Stone Benchtops How To Keep Them Clean & Remove Stains

Stone Benchtops: How To Keep Them Clean & Remove Stains


Whether in our kitchen, studios, or workplaces, we all like spotless benchtops. Since we’ll be seeing a lot of them, we’d like to make sure that they’re a treat on the eyes and up to muster.

4 Easy Steps To Clean Your Stone Benchtops

  • Clean up spills immediately to avoid staining
  • Use paper towel to soak up liquid spills
  • Use warm soapy water on a microfibre cloth to clean up the spill
  • Use a clean microfibre cloth to dry and buff up your stone benchtop

Unfortunately, stone benchtops also just happen to be magnets for stains that just don’t want to let go and other such pesky marks. After all, they’re subject to grubby fingers, potent ingredients, and abrasive materials all the livelong day.

It is up to us to be the brave guard that stands between our pristine stone benchtops and a world of dirt. Here’s how:

Determining your benchtop’s susceptibility to staining.

Whether your benchtop is a matte, honed, textured, or non-gloss surface, it’s just as durable as gloss surfaces. What really matters is how porous or non-porous its material is.

Most non-glossed or marble-like surfaces are highly porous, meaning that they’ll need that bit more attention. Materials tend to seep into their pores and get comfortable.

Concerning glossed or shined surfaces, their pores are smaller (could be almost non-existent), so they manage to keep everything above-board.

How To Keep Your Stone Benchtop Clean

Either way, treating your benchtop to one wipe down a day with a clean cloth and soapy water is a must, even if you haven’t used the surface. Make that two wipe downs for porous benchtops. If you’d like to be extra thorough, try a mild, bleach-free, non-abrasive detergent to wipe away any potentially harmful substances.

Be Mindful Of What’s In Your Cleaners

Be wary of what you clean your surfaces with. Some surface cleaners contain ingredients that could damage your engineered stone or diminish the polished surface over time, and that’s the last thing you want.

So, think twice before subjecting your precious benchtops to bleach, oil-based soaps, nail varnish removers, or furniture cleaners. Anything stronger is a sure no-no.

Now to find out what materials need extra care:

  • Turmeric
  • Beetroot
  • Red Wine
  • Oils
  • Berries
  • Fruit & Vegetable Juices
  • Pasta Sauce

And the list goes one. As you’ve probably noticed, these are colorful and potent substances. So, always handle these benchtop-unfriendly materials with care.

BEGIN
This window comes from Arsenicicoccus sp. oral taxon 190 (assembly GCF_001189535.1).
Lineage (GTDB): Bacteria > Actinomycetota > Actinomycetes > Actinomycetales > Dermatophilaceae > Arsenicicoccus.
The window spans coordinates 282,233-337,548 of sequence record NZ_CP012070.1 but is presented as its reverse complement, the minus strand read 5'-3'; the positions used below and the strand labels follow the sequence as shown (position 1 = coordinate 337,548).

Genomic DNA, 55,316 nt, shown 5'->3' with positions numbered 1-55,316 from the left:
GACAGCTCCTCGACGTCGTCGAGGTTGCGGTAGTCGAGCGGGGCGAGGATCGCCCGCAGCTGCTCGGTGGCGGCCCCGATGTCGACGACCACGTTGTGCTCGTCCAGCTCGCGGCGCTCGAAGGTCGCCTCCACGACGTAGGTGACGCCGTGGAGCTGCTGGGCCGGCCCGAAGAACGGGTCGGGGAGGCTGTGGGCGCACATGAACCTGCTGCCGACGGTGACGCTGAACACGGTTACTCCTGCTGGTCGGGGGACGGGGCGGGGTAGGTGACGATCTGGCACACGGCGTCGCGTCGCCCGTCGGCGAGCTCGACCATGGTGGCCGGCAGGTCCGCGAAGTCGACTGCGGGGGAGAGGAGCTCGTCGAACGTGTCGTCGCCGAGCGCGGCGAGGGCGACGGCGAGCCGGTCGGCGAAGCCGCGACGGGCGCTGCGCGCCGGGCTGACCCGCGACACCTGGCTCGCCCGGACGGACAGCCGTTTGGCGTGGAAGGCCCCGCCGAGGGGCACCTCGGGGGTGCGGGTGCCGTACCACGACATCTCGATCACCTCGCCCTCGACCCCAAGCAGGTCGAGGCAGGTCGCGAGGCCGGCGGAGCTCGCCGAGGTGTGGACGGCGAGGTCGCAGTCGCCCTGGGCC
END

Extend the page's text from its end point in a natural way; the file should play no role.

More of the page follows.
If A Spill Does Happen

But since we live in reality, things are going to spill, and spice jars will fall over. No need to panic; stay cool, calm, and collected and try the following:

  • Soak up spills immediately with a paper towel
  • Reach for a clean cloth as oils from a dishcloth can cause further damage.
  • Use a non-abrasive soapy liquid to dampen the cloth.
  • Using swirling motions and steady pressure, wipe over the surface of the stain. Be patient. This allows the cloth and soap particles to work away at the stain, which can take some time.
  • Dry down the surface using a paper towel to ensure there’s no lasting stain and that the benchtop remains scuff-free.

How To Avoid Any Impacted Stains

  • Keep a spill mat under any metal containers to avoid rusted marks.
  • Have heat mats on hand to place under pans/pots

In short, it’s best to follow your usual clean-up routine. Don’t bring out the big-boy cleaners or techniques until you’re sure the stain is putting up a fight.

But What If There’s Already A Stain?

Again, no need to panic. It’s only a matter of knowing how to get rid of it.

  • Firstly, use a plastic spatula to gently rub the surface of the stain. This is to remove the top layer that can solidify the material in place. Think of it like unclogging pores.
  • Avoid using harsh or abrasive materials such as steel wool or a tough sponge.
  • On a non-porous bench, use a small amount of white cream paste on a very wet cloth, then wipe down liberally and let it sit to soak in.
  • On a porous bench, it’s best to contact the benchtop manufacturers before using any cleaning chemicals. However, once the top layer is removed, trying soapy water on a clean cloth could turn up promising results.

Can I Use Vinegar To Clean My Stone Benchtops

If you are looking to use a natural cleaner on your stone benchtops, then a 50/50 mixture of vinegar and water is all you need.

Make it up and place into a spray bottle.

If you’re feeling extra fancy once you’re done, consider giving your benchtop a quick wipe down with a splash of methylated spirits on a clean cloth. This rids the surface of any eyesore dried marks and scuffs leftover from scrubbing.

And finally, stand back and take a look at your good work. Your benchtops have survived another day spot-free, and since you’re now equipped with the knowledge to keep them that way – may they stay that way forever!

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